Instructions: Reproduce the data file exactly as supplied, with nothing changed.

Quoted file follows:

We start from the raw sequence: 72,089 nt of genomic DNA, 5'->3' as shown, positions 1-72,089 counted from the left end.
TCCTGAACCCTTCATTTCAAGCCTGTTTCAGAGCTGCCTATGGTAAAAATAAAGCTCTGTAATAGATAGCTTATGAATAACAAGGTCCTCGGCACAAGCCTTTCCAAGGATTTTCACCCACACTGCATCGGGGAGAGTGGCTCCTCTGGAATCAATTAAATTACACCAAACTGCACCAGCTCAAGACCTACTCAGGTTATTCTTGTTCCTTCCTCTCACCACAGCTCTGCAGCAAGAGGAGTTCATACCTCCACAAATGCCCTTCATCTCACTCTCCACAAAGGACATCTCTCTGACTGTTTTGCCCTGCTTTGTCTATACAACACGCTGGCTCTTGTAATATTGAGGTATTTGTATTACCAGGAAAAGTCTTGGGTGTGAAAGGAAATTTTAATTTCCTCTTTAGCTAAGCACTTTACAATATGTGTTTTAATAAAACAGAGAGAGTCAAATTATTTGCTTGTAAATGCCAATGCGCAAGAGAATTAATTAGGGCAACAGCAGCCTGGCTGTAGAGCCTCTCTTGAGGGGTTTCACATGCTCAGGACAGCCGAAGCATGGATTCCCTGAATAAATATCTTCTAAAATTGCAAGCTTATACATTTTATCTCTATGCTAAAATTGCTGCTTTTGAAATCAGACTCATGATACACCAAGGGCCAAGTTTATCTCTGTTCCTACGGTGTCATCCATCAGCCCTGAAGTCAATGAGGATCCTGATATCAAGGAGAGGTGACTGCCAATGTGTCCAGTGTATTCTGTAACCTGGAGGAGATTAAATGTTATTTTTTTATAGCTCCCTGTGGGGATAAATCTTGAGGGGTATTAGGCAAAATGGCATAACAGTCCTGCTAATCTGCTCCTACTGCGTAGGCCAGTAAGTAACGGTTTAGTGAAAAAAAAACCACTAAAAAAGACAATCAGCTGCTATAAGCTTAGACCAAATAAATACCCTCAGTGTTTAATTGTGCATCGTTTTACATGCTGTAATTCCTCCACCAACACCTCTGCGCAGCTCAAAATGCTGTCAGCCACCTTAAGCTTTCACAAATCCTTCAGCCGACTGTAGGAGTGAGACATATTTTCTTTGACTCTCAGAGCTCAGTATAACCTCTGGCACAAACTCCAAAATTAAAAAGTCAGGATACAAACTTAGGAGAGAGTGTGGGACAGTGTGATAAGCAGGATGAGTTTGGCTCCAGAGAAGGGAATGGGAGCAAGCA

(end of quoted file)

We start from the raw sequence: 72,089 nt of genomic DNA, 5'->3' as shown, positions 1-72,089 counted from the left end.
TCCTGAACCCTTCATTTCAAGCCTGTTTCAGAGCTGCCTATGGTAAAAATAAAGCTCTGTAATAGATAGCTTATGAATAACAAGGTCCTCGGCACAAGCCTTTCCAAGGATTTTCACCCACACTGCATCGGGGAGAGTGGCTCCTCTGGAATCAATTAAATTACACCAAACTGCACCAGCTCAAGACCTACTCAGGTTATTCTTGTTCCTTCCTCTCACCACAGCTCTGCAGCAAGAGGAGTTCATACCTCCACAAATGCCCTTCATCTCACTCTCCACAAAGGACATCTCTCTGACTGTTTTGCCCTGCTTTGTCTATACAACACGCTGGCTCTTGTAATATTGAGGTATTTGTATTACCAGGAAAAGTCTTGGGTGTGAAAGGAAATTTTAATTTCCTCTTTAGCTAAGCACTTTACAATATGTGTTTTAATAAAACAGAGAGAGTCAAATTATTTGCTTGTAAATGCCAATGCGCAAGAGAATTAATTAGGGCAACAGCAGCCTGGCTGTAGAGCCTCTCTTGAGGGGTTTCACATGCTCAGGACAGCCGAAGCATGGATTCCCTGAATAAATATCTTCTAAAATTGCAAGCTTATACATTTTATCTCTATGCTAAAATTGCTGCTTTTGAAATCAGACTCATGATACACCAAGGGCCAAGTTTATCTCTGTTCCTACGGTGTCATCCATCAGCCCTGAAGTCAATGAGGATCCTGATATCAAGGAGAGGTGACTGCCAATGTGTCCAGTGTATTCTGTAACCTGGAGGAGATTAAATGTTATTTTTTTATAGCTCCCTGTGGGGATAAATCTTGAGGGGTATTAGGCAAAATGGCATAACAGTCCTGCTAATCTGCTCCTACTGCGTAGGCCAGTAAGTAACGGTTTAGTGAAAAAAAAACCACTAAAAAAGACAATCAGCTGCTATAAGCTTAGACCAAATAAATACCCTCAGTGTTTAATTGTGCATCGTTTTACATGCTGTAATTCCTCCACCAACACCTCTGCGCAGCTCAAAATGCTGTCAGCCACCTTAAGCTTTCACAAATCCTTCAGCCGACTGTAGGAGTGAGACATATTTTCTTTGACTCTCAGAGCTCAGTATAACCTCTGGCACAAACTCCAAAATTAAAAAGTCAGGATACAAACTTAGGAGAGAGTGTGGGACAGTGTGATAAGCAGGATGAGTTTGGCTCCAGAGAAGGGAATGGGAGCAAGCA